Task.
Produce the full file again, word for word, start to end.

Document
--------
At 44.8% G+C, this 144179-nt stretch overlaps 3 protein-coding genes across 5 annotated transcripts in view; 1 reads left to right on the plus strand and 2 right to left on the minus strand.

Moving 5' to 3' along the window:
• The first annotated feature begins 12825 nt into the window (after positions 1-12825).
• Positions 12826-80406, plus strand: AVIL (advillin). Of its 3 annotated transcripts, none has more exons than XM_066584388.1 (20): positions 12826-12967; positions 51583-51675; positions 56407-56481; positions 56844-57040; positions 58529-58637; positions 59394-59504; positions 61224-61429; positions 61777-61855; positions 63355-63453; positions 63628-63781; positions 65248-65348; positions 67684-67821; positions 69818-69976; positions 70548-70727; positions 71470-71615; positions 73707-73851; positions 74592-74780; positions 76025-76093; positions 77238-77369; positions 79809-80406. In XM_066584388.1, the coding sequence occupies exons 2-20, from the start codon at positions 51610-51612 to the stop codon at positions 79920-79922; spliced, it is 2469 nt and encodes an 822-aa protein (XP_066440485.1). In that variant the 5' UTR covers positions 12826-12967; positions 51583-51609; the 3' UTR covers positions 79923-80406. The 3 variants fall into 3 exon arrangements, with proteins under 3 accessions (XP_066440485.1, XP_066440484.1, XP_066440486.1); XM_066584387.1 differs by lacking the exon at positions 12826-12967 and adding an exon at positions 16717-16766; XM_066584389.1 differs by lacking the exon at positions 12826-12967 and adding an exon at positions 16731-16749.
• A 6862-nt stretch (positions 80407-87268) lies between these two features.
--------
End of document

At 44.8% G+C, this 144179-nt stretch overlaps 3 protein-coding genes across 5 annotated transcripts in view; 1 reads left to right on the plus strand and 2 right to left on the minus strand.

Moving 5' to 3' along the window:
• The first annotated feature begins 12825 nt into the window (after positions 1-12825).
• Positions 12826-80406, plus strand: AVIL (advillin). Of its 3 annotated transcripts, none has more exons than XM_066584388.1 (20): positions 12826-12967; positions 51583-51675; positions 56407-56481; positions 56844-57040; positions 58529-58637; positions 59394-59504; positions 61224-61429; positions 61777-61855; positions 63355-63453; positions 63628-63781; positions 65248-65348; positions 67684-67821; positions 69818-69976; positions 70548-70727; positions 71470-71615; positions 73707-73851; positions 74592-74780; positions 76025-76093; positions 77238-77369; positions 79809-80406. In XM_066584388.1, the coding sequence occupies exons 2-20, from the start codon at positions 51610-51612 to the stop codon at positions 79920-79922; spliced, it is 2469 nt and encodes an 822-aa protein (XP_066440485.1). In that variant the 5' UTR covers positions 12826-12967; positions 51583-51609; the 3' UTR covers positions 79923-80406. The 3 variants fall into 3 exon arrangements, with proteins under 3 accessions (XP_066440485.1, XP_066440484.1, XP_066440486.1); XM_066584387.1 differs by lacking the exon at positions 12826-12967 and adding an exon at positions 16717-16766; XM_066584389.1 differs by lacking the exon at positions 12826-12967 and adding an exon at positions 16731-16749.
• A 6862-nt stretch (positions 80407-87268) lies between these two features.